1154 — Factors Associated with Veteran Self-Reported Use of Digital Health-Related Devices
Lead/Presenter: Stephanie Robinson,
COIN - Bedford/Boston
All Authors: Robinson SA (Center for Healthcare Organization and Implementation Research, VA Bedford Healthcare System), Zocchi M (Center for Healthcare Organization and Implementation Research, VA Bedford Healthcare System) Shimada SL (Center for Healthcare Organization and Implementation Research, VA Bedford Healthcare System) Etingen B (Center of Innovation for Complex Chronic Healthcare, VA Hines Healthcare System) McMahon N (Center for Healthcare Organization and Implementation Research, VA Bedford Healthcare System) Cutrona S (Center for Healthcare Organization and Implementation Research, VA Bedford Healthcare System) Smith B (Center of Innovation for Complex Chronic Healthcare, VA Hines Healthcare System) Hogan TP (Center for Healthcare Organization and Implementation Research, VA Bedford Healthcare System)
Digital health-related devices, technologies designed to gather, track, monitor, and sometimes share data about health-related behaviors or symptoms, can support the prevention or management of chronic conditions. However, bolstering their adoption remains a challenge. This analysis examined Veteran perceptions of digital health-related device use and identified factors associated with their use.
We analyzed data collected in 2021 from a national sample of Veterans as part of a longitudinal quality improvement initiative. Surveys asked about perceptions and use of specific digital health-related devices. Devices were categorized into: 1) lifestyle monitoring (i.e., Fitbit/smartwatch/pedometer), and 2) self-management (e.g., digital blood pressure monitor) devices. Combined with clinical data, we modeled two multiple logistic regressions to assess factors associated with: 1) lifestyle monitoring device use, and 2) self-management device use. We present adjusted odds ratios (AORs) and 95% confidence interval (CI) estimates for the predictors.
Of the 1,358 Veterans invited to complete the survey, 858 responded (63% response rate). The current analysis includes n = 846 Veterans with complete data on model covariates. Most respondents (87%) were current or past users of > = 1 device. Respondents with a chronic disease were more likely to use a self-management device (Ps = .00), but not a lifestyle monitoring device. Most (67%) reported their VA care team recommended device use and 65% were provided a device by VA. To make behavioral changes (50%) and track health over time (49%) were the most frequently reported uses of the device-collected health data. Those > = 65 years were 42% less likely to use a lifestyle monitoring device (AOR = 0.58, 95% CI [0.41, 0.83]), but 65% more likely to use a self-management device (AOR = 1.65, 95% CI [1.08, 2.52]). Ownership or easy access to a smartphone was associated with 160% and 97% greater likelihood of using a lifestyle monitoring (AOR = 2.60, 95% CI [1.43, 4.73]) and self-management device (AOR = 1.97, 95% CI [1.13, 3.44]), respectively. Worse health, as measured via the Hierarchical Condition Category score, was associated with a 63% greater likelihood of using a self-management device (AOR = 1.63, 95% CI [1.30, 2.05]); health was not associated with use of lifestyle monitoring devices.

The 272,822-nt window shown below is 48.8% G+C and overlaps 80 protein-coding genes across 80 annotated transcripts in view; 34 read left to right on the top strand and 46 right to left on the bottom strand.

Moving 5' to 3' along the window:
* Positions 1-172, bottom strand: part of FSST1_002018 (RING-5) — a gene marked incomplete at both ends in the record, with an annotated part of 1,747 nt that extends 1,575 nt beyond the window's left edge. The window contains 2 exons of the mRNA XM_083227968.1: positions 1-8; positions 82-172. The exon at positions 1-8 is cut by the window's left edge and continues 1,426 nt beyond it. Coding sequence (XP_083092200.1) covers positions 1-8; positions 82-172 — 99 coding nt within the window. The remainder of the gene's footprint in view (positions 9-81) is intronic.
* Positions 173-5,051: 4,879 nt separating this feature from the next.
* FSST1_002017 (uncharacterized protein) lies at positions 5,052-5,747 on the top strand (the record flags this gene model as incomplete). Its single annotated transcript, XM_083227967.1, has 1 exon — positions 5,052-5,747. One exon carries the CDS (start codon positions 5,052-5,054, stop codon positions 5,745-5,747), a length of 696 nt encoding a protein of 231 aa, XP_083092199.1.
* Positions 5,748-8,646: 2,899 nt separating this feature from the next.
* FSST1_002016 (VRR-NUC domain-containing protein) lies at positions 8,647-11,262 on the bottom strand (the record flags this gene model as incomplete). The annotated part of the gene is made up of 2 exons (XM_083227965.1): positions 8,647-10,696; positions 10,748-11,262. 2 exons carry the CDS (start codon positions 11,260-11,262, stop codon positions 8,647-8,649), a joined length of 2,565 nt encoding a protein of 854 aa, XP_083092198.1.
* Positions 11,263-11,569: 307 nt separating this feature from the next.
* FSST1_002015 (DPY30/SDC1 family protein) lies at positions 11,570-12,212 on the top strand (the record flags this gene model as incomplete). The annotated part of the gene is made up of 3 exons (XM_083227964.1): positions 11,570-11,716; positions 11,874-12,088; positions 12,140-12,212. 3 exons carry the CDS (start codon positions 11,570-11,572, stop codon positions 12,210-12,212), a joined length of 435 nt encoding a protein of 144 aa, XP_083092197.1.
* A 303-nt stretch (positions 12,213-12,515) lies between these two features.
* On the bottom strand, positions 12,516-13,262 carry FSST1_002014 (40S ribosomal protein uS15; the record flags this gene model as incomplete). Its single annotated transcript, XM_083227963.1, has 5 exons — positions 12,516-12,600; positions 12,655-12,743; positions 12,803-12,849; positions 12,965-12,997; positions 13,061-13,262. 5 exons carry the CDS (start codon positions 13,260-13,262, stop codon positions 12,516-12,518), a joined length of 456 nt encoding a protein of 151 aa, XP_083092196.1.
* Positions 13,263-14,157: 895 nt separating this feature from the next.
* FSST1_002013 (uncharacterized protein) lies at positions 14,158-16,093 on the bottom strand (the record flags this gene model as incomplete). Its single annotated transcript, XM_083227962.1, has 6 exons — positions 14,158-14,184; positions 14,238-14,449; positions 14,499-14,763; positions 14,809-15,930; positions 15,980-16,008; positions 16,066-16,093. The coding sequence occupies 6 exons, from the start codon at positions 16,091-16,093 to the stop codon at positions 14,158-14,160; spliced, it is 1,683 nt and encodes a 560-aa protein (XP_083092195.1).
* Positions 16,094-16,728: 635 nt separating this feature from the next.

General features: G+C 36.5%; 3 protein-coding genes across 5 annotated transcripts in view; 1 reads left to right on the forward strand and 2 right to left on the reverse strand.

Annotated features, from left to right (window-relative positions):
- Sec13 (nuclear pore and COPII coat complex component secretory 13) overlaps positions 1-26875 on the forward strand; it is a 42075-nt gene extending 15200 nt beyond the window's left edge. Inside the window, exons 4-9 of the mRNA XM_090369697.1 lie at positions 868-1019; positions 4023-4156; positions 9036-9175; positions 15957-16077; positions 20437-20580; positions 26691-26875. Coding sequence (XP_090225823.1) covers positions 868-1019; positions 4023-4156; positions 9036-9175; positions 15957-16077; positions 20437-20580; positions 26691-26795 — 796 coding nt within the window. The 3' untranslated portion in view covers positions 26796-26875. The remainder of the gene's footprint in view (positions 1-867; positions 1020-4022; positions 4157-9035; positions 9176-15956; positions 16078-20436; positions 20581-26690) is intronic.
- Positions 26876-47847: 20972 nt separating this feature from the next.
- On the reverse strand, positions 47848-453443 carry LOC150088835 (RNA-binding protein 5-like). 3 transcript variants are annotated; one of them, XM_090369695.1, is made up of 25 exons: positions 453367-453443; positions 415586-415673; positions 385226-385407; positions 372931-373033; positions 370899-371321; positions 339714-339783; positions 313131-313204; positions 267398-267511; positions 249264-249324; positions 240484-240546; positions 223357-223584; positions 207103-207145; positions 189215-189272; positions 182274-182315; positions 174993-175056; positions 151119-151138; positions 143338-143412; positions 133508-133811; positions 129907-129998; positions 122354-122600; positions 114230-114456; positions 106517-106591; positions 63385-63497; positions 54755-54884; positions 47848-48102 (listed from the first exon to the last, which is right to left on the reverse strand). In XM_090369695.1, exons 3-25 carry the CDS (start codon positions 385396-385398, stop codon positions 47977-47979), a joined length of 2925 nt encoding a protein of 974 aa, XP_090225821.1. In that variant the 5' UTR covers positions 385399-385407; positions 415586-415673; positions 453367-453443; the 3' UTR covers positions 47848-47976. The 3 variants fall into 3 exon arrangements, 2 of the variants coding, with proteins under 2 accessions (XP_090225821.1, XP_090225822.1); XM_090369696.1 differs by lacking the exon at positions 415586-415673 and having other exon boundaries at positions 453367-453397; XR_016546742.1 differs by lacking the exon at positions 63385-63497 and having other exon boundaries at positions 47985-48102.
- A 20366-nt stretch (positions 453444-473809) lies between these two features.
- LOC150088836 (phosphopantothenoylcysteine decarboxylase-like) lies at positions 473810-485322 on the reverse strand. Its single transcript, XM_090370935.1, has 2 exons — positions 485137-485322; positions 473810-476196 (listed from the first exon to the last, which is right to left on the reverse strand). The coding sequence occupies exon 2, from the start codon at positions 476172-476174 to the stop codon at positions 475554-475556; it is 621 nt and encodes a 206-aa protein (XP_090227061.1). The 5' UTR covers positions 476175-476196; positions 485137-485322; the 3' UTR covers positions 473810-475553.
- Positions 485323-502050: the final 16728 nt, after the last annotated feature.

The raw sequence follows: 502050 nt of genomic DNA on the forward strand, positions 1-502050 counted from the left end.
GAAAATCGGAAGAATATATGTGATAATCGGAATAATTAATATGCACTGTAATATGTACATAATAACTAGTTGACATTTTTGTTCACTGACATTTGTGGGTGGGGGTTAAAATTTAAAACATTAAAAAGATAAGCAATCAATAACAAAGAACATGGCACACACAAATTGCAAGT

Age, technology access, and health influence digital health-related device use, and these relationships vary based on device function. The majority of device users reported VA involvement, such as the provision of devices and care team encouragement to use the devices. Respondents reported using the devices to take an active role in health management and behavior change. These findings suggest that providing Veterans with digital health-related devices and the technology needed to use them (e.g., smartphones), and supporting communication between Veterans and their care teams about device use, may be important factors to facilitate adoption.
Existing work has mostly focused on intent to use or general device adoption. This analysis extends this previous work by examining actual use, and variation in use, based on device functionality. This work can inform the design of future initiatives to support Veteran adoption of digital health-related devices.